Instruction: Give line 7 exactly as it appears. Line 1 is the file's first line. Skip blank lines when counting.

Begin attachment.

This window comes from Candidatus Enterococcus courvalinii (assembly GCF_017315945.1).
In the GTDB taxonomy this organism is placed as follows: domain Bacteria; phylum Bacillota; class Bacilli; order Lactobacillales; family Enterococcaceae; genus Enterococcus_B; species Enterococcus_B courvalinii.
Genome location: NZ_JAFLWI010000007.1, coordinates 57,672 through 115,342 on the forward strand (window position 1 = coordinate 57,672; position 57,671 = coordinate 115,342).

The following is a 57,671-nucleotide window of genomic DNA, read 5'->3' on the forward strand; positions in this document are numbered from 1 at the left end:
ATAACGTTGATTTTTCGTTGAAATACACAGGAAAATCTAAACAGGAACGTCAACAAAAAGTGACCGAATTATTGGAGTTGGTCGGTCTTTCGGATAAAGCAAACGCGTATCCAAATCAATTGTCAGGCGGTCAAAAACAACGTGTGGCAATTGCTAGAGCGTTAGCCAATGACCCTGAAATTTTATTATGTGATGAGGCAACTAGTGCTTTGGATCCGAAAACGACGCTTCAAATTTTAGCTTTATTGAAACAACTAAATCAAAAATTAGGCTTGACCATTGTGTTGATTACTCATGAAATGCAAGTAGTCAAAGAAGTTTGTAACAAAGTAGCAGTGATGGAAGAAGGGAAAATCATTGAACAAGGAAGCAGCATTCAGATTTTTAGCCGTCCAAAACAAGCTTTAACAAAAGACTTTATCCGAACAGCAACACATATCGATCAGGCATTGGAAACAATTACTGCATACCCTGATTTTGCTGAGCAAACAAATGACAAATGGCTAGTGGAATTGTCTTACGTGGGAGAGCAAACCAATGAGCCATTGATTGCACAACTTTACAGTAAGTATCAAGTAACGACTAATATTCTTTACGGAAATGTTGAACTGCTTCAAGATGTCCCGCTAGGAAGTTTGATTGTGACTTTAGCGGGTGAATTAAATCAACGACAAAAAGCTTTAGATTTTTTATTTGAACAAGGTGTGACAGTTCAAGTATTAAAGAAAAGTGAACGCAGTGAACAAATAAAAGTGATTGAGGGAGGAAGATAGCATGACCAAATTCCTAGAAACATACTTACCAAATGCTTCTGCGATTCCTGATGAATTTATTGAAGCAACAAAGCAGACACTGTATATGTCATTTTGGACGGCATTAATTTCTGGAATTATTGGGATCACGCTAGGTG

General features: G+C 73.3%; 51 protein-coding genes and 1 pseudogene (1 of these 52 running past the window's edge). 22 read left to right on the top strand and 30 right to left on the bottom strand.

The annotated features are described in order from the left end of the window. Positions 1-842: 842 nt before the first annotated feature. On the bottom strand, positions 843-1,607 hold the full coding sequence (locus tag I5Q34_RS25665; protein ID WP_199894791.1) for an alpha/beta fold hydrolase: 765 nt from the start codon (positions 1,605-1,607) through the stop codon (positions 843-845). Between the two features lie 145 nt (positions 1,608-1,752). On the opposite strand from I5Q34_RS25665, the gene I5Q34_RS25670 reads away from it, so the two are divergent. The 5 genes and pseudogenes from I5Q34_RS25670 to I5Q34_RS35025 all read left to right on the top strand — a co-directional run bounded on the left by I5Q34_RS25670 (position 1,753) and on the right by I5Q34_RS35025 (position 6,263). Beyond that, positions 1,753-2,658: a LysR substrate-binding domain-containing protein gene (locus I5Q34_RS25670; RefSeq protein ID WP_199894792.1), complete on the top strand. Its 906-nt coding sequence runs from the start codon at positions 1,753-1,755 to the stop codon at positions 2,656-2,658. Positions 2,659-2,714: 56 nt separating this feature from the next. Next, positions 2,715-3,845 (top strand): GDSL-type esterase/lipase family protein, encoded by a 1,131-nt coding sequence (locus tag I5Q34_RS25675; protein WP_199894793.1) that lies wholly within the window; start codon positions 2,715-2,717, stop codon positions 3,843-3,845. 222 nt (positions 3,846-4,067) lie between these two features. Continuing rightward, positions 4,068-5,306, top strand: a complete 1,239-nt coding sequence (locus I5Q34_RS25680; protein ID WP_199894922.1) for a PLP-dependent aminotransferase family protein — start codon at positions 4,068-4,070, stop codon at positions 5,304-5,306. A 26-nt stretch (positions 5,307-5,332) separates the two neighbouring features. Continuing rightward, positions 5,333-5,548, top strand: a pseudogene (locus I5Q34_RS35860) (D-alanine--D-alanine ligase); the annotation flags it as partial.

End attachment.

The annotated features are described in order from the left end of the window. Positions 1-842: 842 nt before the first annotated feature. On the bottom strand, positions 843-1,607 hold the full coding sequence (locus tag I5Q34_RS25665; protein ID WP_199894791.1) for an alpha/beta fold hydrolase: 765 nt from the start codon (positions 1,605-1,607) through the stop codon (positions 843-845). Between the two features lie 145 nt (positions 1,608-1,752). On the opposite strand from I5Q34_RS25665, the gene I5Q34_RS25670 reads away from it, so the two are divergent. The 5 genes and pseudogenes from I5Q34_RS25670 to I5Q34_RS35025 all read left to right on the top strand — a co-directional run bounded on the left by I5Q34_RS25670 (position 1,753) and on the right by I5Q34_RS35025 (position 6,263). Beyond that, positions 1,753-2,658: a LysR substrate-binding domain-containing protein gene (locus I5Q34_RS25670; RefSeq protein ID WP_199894792.1), complete on the top strand. Its 906-nt coding sequence runs from the start codon at positions 1,753-1,755 to the stop codon at positions 2,656-2,658. Positions 2,659-2,714: 56 nt separating this feature from the next. Next, positions 2,715-3,845 (top strand): GDSL-type esterase/lipase family protein, encoded by a 1,131-nt coding sequence (locus tag I5Q34_RS25675; protein WP_199894793.1) that lies wholly within the window; start codon positions 2,715-2,717, stop codon positions 3,843-3,845. 222 nt (positions 3,846-4,067) lie between these two features. Continuing rightward, positions 4,068-5,306, top strand: a complete 1,239-nt coding sequence (locus I5Q34_RS25680; protein ID WP_199894922.1) for a PLP-dependent aminotransferase family protein — start codon at positions 4,068-4,070, stop codon at positions 5,304-5,306. A 26-nt stretch (positions 5,307-5,332) separates the two neighbouring features. Continuing rightward, positions 5,333-5,548, top strand: a pseudogene (locus I5Q34_RS35860) (D-alanine--D-alanine ligase); the annotation flags it as partial.